How To Restore Dirt Bike Plastics – 4 simple steps

before and after shot

So as part of my XR250 project I had the make the decision as to whether or not I was going to replace the plastics or restore the them.

Bringing them back to life, in my opinion, would be the best option and as a worse case scenario I can always buy new so there was nothing to loose.

As you can see from the above shot of the front fender from my XR250, it was in a bit of a bad state. Below is a pic taken from the front to show how bad the front part of the fender was and how many scratches it has.

You can see quite a few bigger and deeper scratches so I was unsure as to how well the overall result would be.

Dirt Bike Plastic Resto Tool List

So here is a list of items that I used during the process. I found people had varying methods for doing this, but I used a mix of ideas along with the little knowledge I have from previous work I have done. (Notably bathtub repair where I had to fill in chips and cracks, sand using different wet and dry grades to create a perfectly smooth surface and finally polish to achieve a show room look.)

Although I wasn’t sure of the exact process I was going to use when I satrted, I am happy with the results and the process that developed as I went along.

So the tools…

  • Sponge with attached scourer on the backside
  • Hot water and dish soap for intial wash
  • Stanley knife blade
  • Wet and Dry Sandpaper (120g -1200g)
  • Buffer pad (and drill or buffer machine)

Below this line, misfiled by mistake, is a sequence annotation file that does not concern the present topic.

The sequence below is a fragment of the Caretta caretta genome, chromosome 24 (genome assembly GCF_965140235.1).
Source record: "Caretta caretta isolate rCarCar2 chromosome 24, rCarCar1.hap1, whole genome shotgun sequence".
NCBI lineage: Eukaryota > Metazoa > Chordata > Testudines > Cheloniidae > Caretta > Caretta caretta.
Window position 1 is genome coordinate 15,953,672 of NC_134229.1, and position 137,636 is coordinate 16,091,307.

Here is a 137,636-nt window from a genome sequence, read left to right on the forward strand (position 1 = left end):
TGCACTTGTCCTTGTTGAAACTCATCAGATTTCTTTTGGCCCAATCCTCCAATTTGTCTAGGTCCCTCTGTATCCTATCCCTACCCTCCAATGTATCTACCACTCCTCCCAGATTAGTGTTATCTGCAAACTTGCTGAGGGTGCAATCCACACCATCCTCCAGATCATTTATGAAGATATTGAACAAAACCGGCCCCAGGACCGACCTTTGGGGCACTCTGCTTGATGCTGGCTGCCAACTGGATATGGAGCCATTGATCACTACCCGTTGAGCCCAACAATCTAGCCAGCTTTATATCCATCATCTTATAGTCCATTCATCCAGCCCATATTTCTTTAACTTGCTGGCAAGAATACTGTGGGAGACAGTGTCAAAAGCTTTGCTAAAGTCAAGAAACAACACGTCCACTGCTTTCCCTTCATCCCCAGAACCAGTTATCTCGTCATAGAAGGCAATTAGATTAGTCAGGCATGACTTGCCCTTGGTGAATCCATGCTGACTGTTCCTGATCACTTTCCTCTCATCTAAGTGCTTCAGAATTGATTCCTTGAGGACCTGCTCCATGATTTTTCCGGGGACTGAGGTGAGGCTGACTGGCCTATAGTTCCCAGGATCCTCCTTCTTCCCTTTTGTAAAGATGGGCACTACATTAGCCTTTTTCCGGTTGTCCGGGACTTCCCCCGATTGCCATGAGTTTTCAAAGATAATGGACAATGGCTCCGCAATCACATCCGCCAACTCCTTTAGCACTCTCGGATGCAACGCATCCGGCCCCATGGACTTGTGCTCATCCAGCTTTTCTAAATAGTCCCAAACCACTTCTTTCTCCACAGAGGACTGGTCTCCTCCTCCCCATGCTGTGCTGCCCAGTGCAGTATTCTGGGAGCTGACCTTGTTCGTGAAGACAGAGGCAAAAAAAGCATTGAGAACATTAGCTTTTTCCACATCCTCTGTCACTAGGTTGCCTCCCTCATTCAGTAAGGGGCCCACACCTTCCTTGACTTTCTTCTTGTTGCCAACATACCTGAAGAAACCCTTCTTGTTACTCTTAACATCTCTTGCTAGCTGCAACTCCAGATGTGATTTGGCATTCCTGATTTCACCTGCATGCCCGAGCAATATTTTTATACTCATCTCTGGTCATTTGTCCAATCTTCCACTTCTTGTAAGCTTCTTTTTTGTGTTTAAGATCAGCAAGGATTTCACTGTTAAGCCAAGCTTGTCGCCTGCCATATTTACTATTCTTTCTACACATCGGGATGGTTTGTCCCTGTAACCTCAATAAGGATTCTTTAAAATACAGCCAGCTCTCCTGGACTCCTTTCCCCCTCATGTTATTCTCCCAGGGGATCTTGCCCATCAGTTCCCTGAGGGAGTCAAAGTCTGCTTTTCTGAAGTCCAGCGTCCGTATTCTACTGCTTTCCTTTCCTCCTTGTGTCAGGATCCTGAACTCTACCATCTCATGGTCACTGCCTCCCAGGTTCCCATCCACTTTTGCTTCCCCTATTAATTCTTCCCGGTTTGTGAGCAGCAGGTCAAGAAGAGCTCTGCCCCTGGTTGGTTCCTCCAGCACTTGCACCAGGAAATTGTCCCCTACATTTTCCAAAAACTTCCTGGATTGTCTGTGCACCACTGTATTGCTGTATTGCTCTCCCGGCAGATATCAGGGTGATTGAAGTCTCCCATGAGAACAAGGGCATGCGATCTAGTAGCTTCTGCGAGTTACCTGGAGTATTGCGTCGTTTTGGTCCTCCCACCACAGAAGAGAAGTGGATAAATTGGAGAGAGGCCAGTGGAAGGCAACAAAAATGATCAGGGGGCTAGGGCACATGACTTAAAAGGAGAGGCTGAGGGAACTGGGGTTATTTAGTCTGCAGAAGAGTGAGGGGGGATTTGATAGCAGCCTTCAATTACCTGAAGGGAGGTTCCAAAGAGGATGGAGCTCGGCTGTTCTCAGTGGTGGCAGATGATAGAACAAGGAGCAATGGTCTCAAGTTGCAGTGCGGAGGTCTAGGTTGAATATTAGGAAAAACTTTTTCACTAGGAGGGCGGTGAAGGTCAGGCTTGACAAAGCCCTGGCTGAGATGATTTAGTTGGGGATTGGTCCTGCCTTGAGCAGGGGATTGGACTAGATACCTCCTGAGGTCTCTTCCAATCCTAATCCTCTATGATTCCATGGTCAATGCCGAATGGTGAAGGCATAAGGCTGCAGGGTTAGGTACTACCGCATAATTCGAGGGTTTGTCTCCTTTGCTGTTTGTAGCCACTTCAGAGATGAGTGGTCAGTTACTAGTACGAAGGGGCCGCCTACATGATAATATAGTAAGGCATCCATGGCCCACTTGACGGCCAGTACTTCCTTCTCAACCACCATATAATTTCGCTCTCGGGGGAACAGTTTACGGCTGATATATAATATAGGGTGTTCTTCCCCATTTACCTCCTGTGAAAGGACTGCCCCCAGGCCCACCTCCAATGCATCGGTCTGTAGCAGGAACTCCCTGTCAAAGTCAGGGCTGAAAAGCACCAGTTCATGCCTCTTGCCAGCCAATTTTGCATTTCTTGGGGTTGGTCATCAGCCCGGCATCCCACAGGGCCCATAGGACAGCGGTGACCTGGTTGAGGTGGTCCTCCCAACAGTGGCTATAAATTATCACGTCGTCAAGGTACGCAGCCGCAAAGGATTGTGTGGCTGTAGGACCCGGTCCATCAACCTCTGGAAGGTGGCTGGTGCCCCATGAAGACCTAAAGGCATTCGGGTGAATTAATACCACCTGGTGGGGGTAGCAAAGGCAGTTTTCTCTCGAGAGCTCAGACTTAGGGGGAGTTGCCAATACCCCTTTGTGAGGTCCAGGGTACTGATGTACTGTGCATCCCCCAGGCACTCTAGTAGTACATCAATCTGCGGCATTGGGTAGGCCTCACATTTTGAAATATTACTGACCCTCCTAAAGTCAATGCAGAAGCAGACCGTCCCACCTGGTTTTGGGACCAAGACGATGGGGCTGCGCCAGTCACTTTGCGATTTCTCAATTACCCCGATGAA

• Polish Compound

Step 1 – Bath Time

For this make sure all the fixtures and fittings are removed. The only things I left on to start with were some rubber gromets which benefited from the warm water because it softened them up enough to be able to take out easily. Prior to that they didn’t want to come out, I think because they are possibly 20+ years old if they are the originals, which is likely.

There was nothing special about this stage, I simply used warm soap water, with a sponge and scourer to wash off as much mud and grim as possible.

A couple of the pieces had stickers on. For these I left them soaking for a while in the bottom of the sink whilst I cleaned another piece to help soften the glue.

You can see a plastic side panel with blue on it in the pic. There are 2 of these, one for each side of the xr and it is a blue vinyl cover. One side came off, the other wouldn’t so I left it until I could get my heat gun from work.

washing complete, sticker removed

Step 2 – Stanley Blade for quick progress

front fender before work

From the picture above you can see that the front fender has alot of sratches in it. Some were quite deep and although you can use a course sandpaper (like a 80 grit) to remove these it is going to take a long time.

For this reason a stanley blade can be an affective tool. But it comes with a warning! When you scrape the platics it can be easy to catch the edge of the blade and make you judder and jolt which may cuase you to slip and put new scratches into the plastic. These are likely to be on the deeper side because of the pressure you are applying to the blade.

If you decide to use a stanley blade then make sure you go slow and steady, taking your time.

I prefer to pull the blade towards me for the most part, so start the scraping stroke with my arm extended before pulling towards my body in an even stroke. The pic below shows me working on the side of the fender where I am pushing the blade away from me. It will depend on the contours of your fender as to what works best for you.

Some parts of the fender will mean you have to scrape on the width because the blade wont fit the contour holding it the other way.